Sevaka, Shevaka: 23 definitions
Sevaka means something in Hinduism, Sanskrit, Jainism, Prakrit, Buddhism, Pali, the history of ancient India, Marathi, Hindi. If you want to know the exact meaning, history, etymology or English translation of this term then check out the descriptions on this page. Add your comment or reference to a book if you want to contribute to this summary article.
Alternative spellings of this word include Sevak.
Purana and Itihasa (epic history)Source: archive.org: Shiva Purana - English Translation
Sevaka (सेवक) refers to “servants” (viz., of Śiva), according to the Śivapurāṇa 2.2.36. Accordingly, as Vīrabhadra said to Viṣṇu:—“[...] as Śiva, so you. As you, so Śiva. O Viṣṇu, thus speak the Vedas at the bidding of Śiva. O lord of Lakṣmī, all of us are the servants [viz., sevaka] of Śiva. We work at the bidding of Śiva. Still due to respect we speak and argue thus”.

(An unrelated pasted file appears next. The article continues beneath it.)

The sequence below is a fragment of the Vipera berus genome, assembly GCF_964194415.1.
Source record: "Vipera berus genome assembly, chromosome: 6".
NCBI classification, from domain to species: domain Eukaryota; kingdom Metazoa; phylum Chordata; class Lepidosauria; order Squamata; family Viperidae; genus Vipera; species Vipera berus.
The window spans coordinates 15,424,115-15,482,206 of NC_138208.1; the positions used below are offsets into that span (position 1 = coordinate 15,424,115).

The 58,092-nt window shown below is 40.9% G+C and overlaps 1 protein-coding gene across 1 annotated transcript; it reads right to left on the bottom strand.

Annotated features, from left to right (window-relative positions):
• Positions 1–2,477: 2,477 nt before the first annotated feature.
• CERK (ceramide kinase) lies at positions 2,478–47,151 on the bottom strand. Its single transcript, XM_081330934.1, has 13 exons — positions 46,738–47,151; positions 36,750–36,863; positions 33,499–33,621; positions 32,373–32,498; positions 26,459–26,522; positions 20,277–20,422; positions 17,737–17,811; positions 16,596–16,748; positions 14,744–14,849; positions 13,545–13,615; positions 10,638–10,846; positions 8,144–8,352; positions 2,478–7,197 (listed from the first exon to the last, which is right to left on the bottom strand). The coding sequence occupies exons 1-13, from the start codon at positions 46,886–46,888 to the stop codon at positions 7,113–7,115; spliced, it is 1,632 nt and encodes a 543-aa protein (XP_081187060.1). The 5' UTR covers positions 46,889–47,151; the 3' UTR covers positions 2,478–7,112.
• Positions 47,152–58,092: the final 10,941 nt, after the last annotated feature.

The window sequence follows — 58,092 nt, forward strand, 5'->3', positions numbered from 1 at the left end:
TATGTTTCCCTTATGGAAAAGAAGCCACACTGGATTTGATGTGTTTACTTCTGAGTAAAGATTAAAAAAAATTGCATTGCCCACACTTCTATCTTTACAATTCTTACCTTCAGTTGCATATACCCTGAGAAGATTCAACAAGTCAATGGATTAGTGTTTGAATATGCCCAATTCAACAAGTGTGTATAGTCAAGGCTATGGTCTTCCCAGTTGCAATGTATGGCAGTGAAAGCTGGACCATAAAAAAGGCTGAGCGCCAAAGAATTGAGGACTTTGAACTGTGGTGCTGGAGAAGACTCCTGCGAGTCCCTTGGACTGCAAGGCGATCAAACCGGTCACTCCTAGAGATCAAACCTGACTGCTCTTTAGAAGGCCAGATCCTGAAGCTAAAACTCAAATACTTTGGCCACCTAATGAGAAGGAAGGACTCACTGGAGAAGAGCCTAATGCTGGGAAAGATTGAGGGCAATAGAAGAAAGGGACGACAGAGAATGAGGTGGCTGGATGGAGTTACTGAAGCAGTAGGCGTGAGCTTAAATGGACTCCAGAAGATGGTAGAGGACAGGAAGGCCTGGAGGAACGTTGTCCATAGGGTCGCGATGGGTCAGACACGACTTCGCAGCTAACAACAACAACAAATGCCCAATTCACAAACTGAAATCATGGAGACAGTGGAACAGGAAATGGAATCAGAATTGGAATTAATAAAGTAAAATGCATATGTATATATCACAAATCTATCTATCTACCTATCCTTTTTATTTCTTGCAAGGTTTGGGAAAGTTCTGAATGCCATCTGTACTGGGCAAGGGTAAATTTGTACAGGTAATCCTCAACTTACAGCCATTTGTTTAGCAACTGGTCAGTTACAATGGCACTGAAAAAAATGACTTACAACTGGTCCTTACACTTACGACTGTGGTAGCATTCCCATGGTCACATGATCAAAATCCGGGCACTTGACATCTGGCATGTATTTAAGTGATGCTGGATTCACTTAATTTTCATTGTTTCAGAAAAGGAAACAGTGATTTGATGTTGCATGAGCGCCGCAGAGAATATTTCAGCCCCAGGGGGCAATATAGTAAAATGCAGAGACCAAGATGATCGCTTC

The Purana (पुराण, purāṇas) refers to Sanskrit literature preserving ancient India’s vast cultural history, including historical legends, religious ceremonies, various arts and sciences. The eighteen mahapuranas total over 400,000 shlokas (metrical couplets) and date to at least several centuries BCE.
Pancaratra (worship of Nārāyaṇa)Source: eScholarship: Chapters 1-14 of the Hayasirsa Pancaratra
Sevaka (सेवक) refers to “one who is an attendant”, representing an undesirable characteristic of an Ācārya, according to the 9th-century Hayaśīrṣa-pañcarātra Ādikāṇḍa chapter 3.—The Lord said:—“I will tell you about the Sthāpakas endowed with perverse qualities. He should not construct a temple with those who are avoided in this Tantra. [...] He should not hate the Ācārya, Putraka and others, be a servant of others, a glutton, attendant (sevaka), prone to disasters, wicked or afflicted with disease. [...] A god enshrined by any of these named above (viz., sevaka), is in no manner a giver of fruit. If a building for Viṣṇu is made anywhere by these excluded types (viz., sevaka) then that temple will not give rise to enjoyment and liberation and will yield no reward, of this there is no doubt”.